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Notes on Jews and Homosexuality

"It is not entirely clear from biblical material that there is a ban on homosexuality. It is true that later rabbis interpreted the bible this way. However, excellent material has been outlined in a book "Twice Blessed" which is a discussion of Judaism and gays, edited by Andy Rose and Christie Bulka. Andy is a gay social worker and active in the Jewish community. While orthodoxy remains rooted to older interpretations of this material, and remains largely homophobic, conservatism and reform are making advances in the acceptance of gays with an eye to the spirit of Judaism as the acceptance of all as human beings worthy in G-d's eyes." Yael Ben-Ari on Prodigy. Twice Blessed is ISBN #0-8070-7908-1 published by Beacon Press Boston Ma. Discusses also gay rabbis.

Other references: Judaism: A Quarterly Journal of Jewish Life and Thought, Vol 27 No 1, Winter issue 1978 (Sin, Crime, Sickness or Alternative lifestyle: A Jewish Approach to Homosexuality by Hershel Matt.)

Article by Bradley Artson, Judaism and Homosexuality was written for Tikkun Magazine, Vol. 3, #2 (3/88).

The Talmud And Jewish View

I have lots of problems with the Talmud. It prohibits many things as Christians we do every day. The Talmud credits the Gentiles with three observations of the commandments given the sons of Noah: they do not drawup a marriage deed? (kethubah) for males; they do not weigh the flesh of the dead in a market; and they respect the Torah (Hullin 92b). The first of the three is as puzzling as the last. Homosexual marriages were well known in the Roman world, and most Jews were familiar with such aspects of Roman life. Two explanations seem likely: (1) the Talmud assumes that the absence of legal documents for such relationships demonstrates inferior status (ignoring the generally looser structure of all Gentile marriages); or (2) kethubah refers not to the legalization of the marriage but to a particular aspect of it, probably the dowry agreement (see, e.g. Maimonides, The Guide of The Perplexed, trans. M. Friedlander (New York, n.d.), 3:49).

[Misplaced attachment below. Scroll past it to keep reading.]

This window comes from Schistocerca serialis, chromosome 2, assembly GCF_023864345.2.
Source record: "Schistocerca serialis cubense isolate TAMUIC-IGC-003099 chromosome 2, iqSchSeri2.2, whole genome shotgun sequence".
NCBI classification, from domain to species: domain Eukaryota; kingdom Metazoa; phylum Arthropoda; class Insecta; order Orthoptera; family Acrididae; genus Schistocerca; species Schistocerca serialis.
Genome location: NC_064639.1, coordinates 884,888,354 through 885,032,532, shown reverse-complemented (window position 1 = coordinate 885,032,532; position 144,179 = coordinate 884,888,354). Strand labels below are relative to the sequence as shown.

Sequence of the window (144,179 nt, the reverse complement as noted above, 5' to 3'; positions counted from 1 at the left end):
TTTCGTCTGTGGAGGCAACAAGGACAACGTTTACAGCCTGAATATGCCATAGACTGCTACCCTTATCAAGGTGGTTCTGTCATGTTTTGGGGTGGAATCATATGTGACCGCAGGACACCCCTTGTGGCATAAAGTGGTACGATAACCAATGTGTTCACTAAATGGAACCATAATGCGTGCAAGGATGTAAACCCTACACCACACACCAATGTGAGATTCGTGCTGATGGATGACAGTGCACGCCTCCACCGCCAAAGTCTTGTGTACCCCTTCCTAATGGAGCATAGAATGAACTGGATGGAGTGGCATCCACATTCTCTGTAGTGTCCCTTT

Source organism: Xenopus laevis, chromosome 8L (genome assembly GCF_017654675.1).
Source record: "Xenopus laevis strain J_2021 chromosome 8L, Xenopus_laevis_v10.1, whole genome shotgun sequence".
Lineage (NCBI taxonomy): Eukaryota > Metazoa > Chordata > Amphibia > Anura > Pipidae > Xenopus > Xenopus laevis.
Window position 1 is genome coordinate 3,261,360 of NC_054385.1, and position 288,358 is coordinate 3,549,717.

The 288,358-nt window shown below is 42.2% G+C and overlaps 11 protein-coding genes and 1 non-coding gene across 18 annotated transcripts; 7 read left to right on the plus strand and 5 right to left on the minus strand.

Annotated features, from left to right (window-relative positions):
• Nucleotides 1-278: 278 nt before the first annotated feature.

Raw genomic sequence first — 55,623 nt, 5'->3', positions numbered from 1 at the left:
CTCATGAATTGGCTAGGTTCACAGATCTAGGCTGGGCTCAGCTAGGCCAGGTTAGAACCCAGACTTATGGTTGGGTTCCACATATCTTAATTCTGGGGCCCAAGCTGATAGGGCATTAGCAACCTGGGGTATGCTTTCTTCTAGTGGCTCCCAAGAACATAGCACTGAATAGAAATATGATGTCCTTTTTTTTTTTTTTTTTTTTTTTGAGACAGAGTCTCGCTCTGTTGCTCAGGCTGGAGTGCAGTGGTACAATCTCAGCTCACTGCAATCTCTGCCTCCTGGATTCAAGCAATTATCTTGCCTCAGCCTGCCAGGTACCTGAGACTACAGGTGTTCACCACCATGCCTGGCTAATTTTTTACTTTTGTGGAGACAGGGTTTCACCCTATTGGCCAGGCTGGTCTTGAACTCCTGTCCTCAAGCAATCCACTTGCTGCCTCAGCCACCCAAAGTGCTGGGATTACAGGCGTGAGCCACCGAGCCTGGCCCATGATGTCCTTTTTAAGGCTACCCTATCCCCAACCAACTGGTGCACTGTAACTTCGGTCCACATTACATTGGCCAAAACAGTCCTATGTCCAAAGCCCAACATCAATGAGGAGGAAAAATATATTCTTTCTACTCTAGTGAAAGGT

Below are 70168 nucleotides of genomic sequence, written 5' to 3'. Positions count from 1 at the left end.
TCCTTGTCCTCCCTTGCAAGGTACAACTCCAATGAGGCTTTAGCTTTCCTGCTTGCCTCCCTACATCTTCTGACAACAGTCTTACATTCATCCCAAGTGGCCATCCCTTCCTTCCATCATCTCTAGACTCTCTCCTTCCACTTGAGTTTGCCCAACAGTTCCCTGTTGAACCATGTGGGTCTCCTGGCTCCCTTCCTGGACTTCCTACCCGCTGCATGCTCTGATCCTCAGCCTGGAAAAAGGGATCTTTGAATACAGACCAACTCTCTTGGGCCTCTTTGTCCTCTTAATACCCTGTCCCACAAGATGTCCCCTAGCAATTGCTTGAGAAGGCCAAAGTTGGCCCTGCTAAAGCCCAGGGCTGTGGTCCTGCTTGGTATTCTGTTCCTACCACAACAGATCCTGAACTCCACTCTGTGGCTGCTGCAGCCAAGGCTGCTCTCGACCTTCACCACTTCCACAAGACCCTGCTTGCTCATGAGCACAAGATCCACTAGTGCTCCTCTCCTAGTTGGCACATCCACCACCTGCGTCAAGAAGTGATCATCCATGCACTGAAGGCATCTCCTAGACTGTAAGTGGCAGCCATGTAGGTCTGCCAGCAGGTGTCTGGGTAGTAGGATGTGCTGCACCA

In regard to Lev, the Jewish commentaries of Maimonides and others agree that the passages in Lev 18-20 are not moral values but as symbols of Jewish distinctiveness. Also Mishnah's regarded homosexuality as punishable with all other idolatrous or ritually impure behavior; as well as later by Maimonides, who specifically and repeatedly equated homosexual acts with matters like the hybridization of cattle, which had long since become morally indifferent in the Christian tradition. (See The Code of Maimonides, bk.5, The Book of Holiness, 21.8)

In the Lev passages it is also unclear what is being prohibited. The Hebrew reads literally, "You should not sleep the sleep of a women with a man." Jewish moralists have debated for a millennium about exactly what constitutes "the sleep of a women" and who is technically a "man": see e.g. in the Talmud, Sandedrin 7.4.53A; and Maimonides' commentary in Code 5.1.14. Moreover, since the actions of the "kadeshim" were specifically labeled as "toevah" (e.g., in 1 (3) Kings 14:24), one might well infer that the condemnation in Leviticus were in fact aimed at curbing temple prostitution in particular rather than homosexual behavior in general. This was not the usual understanding of the later Jewish tradition, but it is suggested by the LXX, upon which Christian moralists drew.

As a Christian however, while respecting the Jewish right to their views, I am much more interested in the New Testament view which more clearly says nothing about today's homosexual relationships.

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